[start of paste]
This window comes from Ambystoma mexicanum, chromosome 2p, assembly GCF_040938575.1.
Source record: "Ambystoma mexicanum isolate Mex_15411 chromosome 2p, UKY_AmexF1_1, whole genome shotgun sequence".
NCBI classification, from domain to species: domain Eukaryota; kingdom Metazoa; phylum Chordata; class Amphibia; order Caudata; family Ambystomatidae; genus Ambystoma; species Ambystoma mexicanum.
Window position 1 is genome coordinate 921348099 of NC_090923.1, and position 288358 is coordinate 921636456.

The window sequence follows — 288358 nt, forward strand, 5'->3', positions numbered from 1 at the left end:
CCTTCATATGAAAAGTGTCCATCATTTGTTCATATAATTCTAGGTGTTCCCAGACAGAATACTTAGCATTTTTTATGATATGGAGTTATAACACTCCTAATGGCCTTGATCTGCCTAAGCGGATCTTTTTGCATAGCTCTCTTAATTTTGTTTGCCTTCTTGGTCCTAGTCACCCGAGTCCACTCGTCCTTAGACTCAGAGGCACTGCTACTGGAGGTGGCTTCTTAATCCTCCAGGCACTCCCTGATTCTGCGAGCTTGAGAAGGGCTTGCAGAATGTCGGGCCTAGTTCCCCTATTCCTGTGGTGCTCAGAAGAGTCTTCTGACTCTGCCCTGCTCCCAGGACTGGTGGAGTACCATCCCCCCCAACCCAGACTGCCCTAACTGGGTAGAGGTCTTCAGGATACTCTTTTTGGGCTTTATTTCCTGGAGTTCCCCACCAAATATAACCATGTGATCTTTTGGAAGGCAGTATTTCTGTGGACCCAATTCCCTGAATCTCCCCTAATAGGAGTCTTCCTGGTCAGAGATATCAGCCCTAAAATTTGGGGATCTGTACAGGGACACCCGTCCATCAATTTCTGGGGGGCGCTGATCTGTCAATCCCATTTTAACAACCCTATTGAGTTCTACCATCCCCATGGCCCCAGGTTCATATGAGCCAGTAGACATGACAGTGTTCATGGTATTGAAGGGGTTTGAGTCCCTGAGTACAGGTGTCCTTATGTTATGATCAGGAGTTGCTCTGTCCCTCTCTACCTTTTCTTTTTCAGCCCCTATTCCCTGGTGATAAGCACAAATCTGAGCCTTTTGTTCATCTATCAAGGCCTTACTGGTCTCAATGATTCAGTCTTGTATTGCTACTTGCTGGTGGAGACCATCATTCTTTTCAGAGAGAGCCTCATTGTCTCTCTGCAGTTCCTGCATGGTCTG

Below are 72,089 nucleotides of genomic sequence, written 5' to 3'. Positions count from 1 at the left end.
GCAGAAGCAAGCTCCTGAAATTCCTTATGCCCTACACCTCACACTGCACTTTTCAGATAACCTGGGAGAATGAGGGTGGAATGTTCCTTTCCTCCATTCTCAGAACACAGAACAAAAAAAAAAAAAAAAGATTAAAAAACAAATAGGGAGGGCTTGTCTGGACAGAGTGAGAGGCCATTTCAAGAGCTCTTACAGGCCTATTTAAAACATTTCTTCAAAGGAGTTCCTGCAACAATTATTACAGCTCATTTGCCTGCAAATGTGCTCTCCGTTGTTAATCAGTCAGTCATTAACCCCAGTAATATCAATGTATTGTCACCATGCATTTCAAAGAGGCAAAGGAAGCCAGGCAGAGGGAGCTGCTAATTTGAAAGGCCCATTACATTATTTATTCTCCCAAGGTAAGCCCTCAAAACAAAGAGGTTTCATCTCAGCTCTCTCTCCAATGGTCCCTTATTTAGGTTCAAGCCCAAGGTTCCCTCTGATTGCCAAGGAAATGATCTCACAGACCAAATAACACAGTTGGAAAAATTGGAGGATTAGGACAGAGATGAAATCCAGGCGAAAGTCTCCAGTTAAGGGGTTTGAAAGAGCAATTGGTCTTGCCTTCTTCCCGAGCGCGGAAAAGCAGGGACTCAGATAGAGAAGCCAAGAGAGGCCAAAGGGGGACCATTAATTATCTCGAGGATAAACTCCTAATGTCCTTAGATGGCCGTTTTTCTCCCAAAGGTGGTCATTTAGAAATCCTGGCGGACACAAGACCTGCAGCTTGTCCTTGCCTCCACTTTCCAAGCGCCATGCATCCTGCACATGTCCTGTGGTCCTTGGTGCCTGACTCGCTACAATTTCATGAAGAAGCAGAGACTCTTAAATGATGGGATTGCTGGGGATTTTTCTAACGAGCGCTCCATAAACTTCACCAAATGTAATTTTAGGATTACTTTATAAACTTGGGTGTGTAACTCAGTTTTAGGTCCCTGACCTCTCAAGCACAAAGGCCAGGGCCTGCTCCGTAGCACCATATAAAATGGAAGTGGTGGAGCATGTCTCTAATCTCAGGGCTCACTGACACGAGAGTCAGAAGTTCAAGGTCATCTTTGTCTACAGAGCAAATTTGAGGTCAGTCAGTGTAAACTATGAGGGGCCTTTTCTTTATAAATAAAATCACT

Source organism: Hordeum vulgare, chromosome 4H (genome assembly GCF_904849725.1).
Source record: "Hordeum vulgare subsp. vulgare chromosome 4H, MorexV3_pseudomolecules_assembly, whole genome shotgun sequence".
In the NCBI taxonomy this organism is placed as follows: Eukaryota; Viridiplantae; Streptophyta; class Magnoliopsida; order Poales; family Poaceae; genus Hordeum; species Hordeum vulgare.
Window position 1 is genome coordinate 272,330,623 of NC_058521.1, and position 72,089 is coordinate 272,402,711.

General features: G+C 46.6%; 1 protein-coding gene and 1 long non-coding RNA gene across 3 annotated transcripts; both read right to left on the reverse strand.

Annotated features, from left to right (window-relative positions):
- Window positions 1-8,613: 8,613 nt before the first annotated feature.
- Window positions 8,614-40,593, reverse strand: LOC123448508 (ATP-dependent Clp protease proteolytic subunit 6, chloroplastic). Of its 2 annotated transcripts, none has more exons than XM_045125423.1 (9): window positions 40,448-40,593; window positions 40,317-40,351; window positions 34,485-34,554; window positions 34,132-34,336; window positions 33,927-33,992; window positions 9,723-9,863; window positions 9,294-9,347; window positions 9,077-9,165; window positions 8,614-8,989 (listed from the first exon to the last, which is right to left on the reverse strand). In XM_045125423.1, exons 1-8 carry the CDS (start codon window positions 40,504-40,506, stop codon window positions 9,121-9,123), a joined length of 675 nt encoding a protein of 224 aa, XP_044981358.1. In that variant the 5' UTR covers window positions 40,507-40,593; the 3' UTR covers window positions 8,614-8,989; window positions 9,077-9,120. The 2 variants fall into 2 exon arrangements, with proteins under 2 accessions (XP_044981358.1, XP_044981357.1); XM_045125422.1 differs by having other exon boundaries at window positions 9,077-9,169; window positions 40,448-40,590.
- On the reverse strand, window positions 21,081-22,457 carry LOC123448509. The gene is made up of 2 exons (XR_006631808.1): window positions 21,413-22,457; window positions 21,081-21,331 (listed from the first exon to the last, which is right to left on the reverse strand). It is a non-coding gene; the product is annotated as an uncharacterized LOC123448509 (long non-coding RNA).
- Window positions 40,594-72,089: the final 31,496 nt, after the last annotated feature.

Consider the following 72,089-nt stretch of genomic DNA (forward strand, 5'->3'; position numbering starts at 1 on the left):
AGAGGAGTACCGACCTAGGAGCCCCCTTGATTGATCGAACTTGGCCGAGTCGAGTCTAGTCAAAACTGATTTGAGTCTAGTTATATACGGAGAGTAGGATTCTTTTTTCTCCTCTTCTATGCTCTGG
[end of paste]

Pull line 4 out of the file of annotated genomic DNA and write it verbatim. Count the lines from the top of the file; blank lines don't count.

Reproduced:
Window position 1 is genome coordinate 921348099 of NC_090923.1, and position 288358 is coordinate 921636456.